More than 50 local residents joined state Sen. Tony Avella in Bayside Friday to call on the Federal Aviation Administration to discontinue a .
Earlier this summer, Avella, D-Bayside, and state Assemblyman Edward Braunstein, D-Bayside, began about low-flying planes from LaGuardia Airport.
But Avella said he and Braunstein have repeatedly attempted to set up a meeting with the FAA over the matter, but to no avail.
“My office has been inundated with phone calls from homeowners who are irate at this abrupt increase in air traffic over their homes, which is causing an intolerable amount of noise pollution,” Avella said. “While I understand the FAA is testing a new departure procedure, residents were never notified of the trial period and they are becoming increasingly concerned with the permanence of this new procedure.”
The legislators said the FAA, which could not be reached for comment, had also not provided information on how to voice complaints about the flight pattern.
“It’s unacceptable and infuriating,” Braunstein said. “You can’t keep your windows open or have a phone conversation. We want clear answers from the FAA.”
Jerry Iannece, chairman of , said the low-flying planes are disturbing residents in a number of communities, including Bayside, Bay Terrace, Douglaston, Little Neck, Flushing, Fresh Meadows and Whitestone.
Civic leaders said they had also been getting flooded with calls from angry residents.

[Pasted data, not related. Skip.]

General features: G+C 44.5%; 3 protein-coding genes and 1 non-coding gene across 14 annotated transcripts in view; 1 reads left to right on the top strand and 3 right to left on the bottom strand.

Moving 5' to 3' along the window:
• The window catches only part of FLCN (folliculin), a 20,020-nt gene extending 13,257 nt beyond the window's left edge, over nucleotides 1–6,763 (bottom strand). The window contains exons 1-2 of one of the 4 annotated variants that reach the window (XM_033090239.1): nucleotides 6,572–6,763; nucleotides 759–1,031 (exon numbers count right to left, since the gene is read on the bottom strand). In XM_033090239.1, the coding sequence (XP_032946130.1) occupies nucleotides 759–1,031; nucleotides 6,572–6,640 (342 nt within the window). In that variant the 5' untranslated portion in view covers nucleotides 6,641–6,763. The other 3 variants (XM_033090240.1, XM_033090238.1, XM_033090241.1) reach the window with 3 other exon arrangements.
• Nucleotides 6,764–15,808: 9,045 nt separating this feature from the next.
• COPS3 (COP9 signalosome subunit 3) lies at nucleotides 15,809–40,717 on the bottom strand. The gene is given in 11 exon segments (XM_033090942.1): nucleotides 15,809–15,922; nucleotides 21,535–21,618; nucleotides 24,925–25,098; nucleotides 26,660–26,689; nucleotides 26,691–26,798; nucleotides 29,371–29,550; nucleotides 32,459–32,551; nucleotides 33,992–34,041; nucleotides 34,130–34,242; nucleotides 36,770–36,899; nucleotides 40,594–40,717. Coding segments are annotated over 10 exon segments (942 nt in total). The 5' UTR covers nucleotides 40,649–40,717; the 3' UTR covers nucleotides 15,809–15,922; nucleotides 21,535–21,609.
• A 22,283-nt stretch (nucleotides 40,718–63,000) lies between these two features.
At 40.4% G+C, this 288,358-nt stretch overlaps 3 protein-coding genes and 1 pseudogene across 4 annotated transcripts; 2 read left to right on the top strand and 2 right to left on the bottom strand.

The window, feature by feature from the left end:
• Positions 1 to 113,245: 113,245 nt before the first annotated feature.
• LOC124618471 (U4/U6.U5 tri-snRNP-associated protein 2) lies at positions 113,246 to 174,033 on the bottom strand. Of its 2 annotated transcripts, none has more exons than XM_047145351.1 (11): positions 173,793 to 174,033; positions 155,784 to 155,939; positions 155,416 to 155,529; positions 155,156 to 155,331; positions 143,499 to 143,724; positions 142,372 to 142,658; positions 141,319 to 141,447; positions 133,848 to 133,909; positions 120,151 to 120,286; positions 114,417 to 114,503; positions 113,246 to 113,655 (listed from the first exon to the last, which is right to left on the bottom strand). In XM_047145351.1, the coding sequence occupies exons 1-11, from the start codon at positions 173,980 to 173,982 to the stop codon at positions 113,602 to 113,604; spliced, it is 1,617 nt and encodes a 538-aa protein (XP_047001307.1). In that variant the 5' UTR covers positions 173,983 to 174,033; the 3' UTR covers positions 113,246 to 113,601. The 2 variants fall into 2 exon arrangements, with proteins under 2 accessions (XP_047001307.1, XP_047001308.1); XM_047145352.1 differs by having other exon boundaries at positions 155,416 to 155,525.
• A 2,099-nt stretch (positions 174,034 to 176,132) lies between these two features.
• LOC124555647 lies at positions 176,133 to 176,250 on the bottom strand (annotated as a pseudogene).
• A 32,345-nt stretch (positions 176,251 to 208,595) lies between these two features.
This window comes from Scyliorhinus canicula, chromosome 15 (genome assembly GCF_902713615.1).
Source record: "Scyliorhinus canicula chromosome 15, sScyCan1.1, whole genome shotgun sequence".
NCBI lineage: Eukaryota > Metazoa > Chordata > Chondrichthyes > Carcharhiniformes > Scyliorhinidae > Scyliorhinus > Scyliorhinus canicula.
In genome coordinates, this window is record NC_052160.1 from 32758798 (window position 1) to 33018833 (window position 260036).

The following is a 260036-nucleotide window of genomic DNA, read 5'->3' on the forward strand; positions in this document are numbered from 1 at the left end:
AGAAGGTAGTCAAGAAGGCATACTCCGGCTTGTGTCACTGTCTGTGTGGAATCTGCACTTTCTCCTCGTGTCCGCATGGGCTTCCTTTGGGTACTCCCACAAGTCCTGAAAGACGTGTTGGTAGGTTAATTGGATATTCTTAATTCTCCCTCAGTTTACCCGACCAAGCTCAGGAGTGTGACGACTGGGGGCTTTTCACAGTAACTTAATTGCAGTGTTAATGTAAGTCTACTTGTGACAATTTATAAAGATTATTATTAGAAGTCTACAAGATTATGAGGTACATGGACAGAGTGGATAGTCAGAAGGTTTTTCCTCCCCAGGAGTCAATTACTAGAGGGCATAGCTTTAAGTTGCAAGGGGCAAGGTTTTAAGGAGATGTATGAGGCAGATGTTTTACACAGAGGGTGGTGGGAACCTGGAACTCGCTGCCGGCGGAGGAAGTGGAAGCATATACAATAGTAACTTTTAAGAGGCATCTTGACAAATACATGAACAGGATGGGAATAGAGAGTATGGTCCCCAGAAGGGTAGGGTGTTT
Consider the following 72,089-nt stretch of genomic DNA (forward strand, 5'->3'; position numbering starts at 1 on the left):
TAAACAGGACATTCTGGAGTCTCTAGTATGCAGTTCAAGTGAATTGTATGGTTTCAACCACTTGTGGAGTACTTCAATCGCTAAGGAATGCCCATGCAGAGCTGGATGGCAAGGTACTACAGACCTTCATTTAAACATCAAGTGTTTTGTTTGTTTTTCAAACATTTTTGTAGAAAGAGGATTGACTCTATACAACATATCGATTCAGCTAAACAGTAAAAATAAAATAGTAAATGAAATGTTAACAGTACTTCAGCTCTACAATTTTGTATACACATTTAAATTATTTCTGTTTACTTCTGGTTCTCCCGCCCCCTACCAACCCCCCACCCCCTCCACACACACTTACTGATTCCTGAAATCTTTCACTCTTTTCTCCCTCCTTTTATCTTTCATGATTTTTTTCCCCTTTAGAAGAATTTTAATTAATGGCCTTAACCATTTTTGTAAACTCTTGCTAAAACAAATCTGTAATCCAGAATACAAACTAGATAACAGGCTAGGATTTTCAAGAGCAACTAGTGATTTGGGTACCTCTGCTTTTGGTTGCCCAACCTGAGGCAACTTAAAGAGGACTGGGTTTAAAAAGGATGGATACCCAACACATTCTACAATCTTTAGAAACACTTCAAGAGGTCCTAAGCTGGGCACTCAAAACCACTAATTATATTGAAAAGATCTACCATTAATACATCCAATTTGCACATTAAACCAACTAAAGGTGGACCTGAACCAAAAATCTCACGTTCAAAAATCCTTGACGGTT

“There is no rhyme or reason for what they are doing,” said Warren Schreiber, president of the Bay Terrace Community Alliance, of the FAA. “They are not telling us what the end game is, but they are totally disrupting life in northeast Queens. The airlines have been charging us for baggage and food, so we shouldn’t be giving them a free ride.”
Several Bay Terrace residents said the consistency of the flights over their community was maddening.
“It’s driving me crazy,” resident Donna Gitler said. “It happens every two minutes. It’s awful. I can’t talk on the phone or sit outside on my patio. I feel invaded.”
Some residents said they were concerned that if the new flight pattern were permanently adopted, they might have difficulty selling their properties. Others said the low-flying planes caused safety concerns.
“I have a 95-year-old uncle who is a decorated war veteran,” resident Janet Albertini said. “He calls me crying ‘we’re being attacked’ because it sounds like the planes are coming through the window. It’s scary.”